If you spent some time reading through environmental programs and sustainability reports of various organizations, you may have encountered the terms ‘carbon offsets’ and / or "renewable energy certificates" (also called RECs). Although it is not unusual to see these two terms used sometimes interchangeably to describe a way for organizations to lower their greenhouse gas emissions, they refer to two distinct instruments with important differences. Here is what you should know and how you can use them to neutralize your personal carbon footprint!
Many organizations are now managing their carbon footprint using greenhouse gas (GHG) emissions inventory, following a standard set of accounting guidelines to measure carbon emissions associated with their operations, energy purchases, and supply chain. Once they calculated their total GHG emissions, organizations can purchase verified emissions reductions, or offsets, generated by external projects with a net positive carbon budget. These projects can include investments in landfill gas-to-energy facilities, wind farm projects, co-generation power plants, and forestry projects aimed at avoiding deforestation / funding reforestation. All resulting emissions reductions from a project must be real, permanent, and verified by a third-party. Once purchased, an organization can subtract these carbon offsets from its organizational emissions to determine its net GHG emissions. Carbon offsets are measured in metric tons of CO2 or CO2 equivalent.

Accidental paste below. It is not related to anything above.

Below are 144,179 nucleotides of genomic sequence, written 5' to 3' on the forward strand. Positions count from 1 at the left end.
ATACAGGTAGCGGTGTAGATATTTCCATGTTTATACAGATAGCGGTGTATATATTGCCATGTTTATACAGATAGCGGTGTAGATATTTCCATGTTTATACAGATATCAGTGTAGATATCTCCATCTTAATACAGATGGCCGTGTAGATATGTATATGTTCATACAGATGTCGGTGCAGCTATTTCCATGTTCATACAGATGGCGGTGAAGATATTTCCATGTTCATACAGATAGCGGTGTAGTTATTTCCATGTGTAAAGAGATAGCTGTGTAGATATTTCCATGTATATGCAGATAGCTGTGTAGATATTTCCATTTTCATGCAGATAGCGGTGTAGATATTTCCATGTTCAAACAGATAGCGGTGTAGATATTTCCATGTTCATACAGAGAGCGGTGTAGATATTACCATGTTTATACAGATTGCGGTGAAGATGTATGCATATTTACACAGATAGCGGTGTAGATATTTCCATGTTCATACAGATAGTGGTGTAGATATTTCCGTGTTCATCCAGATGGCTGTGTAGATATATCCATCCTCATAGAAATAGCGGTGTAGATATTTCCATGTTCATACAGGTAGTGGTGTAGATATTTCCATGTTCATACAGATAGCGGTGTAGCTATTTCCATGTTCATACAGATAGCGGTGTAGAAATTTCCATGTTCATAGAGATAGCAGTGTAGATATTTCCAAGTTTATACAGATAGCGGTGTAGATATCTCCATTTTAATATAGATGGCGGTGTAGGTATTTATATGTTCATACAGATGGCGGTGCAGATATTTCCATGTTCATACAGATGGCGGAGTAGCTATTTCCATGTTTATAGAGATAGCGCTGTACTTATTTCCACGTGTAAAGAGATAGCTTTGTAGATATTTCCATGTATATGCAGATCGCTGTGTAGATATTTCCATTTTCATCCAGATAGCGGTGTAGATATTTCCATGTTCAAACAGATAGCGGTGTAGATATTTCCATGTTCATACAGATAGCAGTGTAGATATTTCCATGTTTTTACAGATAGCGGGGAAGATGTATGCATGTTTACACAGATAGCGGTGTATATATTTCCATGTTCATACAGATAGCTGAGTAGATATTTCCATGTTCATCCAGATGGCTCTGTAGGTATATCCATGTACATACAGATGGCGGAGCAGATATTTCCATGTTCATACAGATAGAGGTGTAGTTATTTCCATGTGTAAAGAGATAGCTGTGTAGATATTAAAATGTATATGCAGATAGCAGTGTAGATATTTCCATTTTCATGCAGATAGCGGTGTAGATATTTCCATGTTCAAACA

RECs are used to address GHG emissions associated with electricity purchased by an organization by verifying use of zero- or low-emissions renewable sources of electricity. Each REC conveys the environmental attributes associated with 1 MWh of a zero- or low-emission sources such as wind, solar, hydro or renewable biomass. By purchasing a REC, an organization receives the rights to those environmental attributes and can make claims associated with its renewable origin. RECs are popular instruments to achieve clean energy goals and support the renewable energy market.
In short, both carbon offsets and RECs are associated with environmental benefits of actions that can help reduce GHG emissions. One carbon offset represents one metric ton of reduced GHG emissions whereas one REC represents the environmental attributes of 1 MWh generated by renewable sources.
Carbon offsets are not limited to businesses or large organizations. Individuals can also purchase offsets to reduce or eliminate GHG emissions associated with their own carbon footprint. The average American’s carbon footprint including home, car, air travel, and diet is about 50,000 pounds a year (24 metric tons of CO2)! Nonprofit organizations such as Carbonfund.org offer the possibility to purchase individual or family annual offsets. Many others such as the Global Footprint Network also provide access to carbon footprint calculators for you to identify the main sources of your carbon footprint based on your living habits. Some results may surprise you!
Go lessen your carbon footprint: measure it, reduce what you can, offset what you can’t!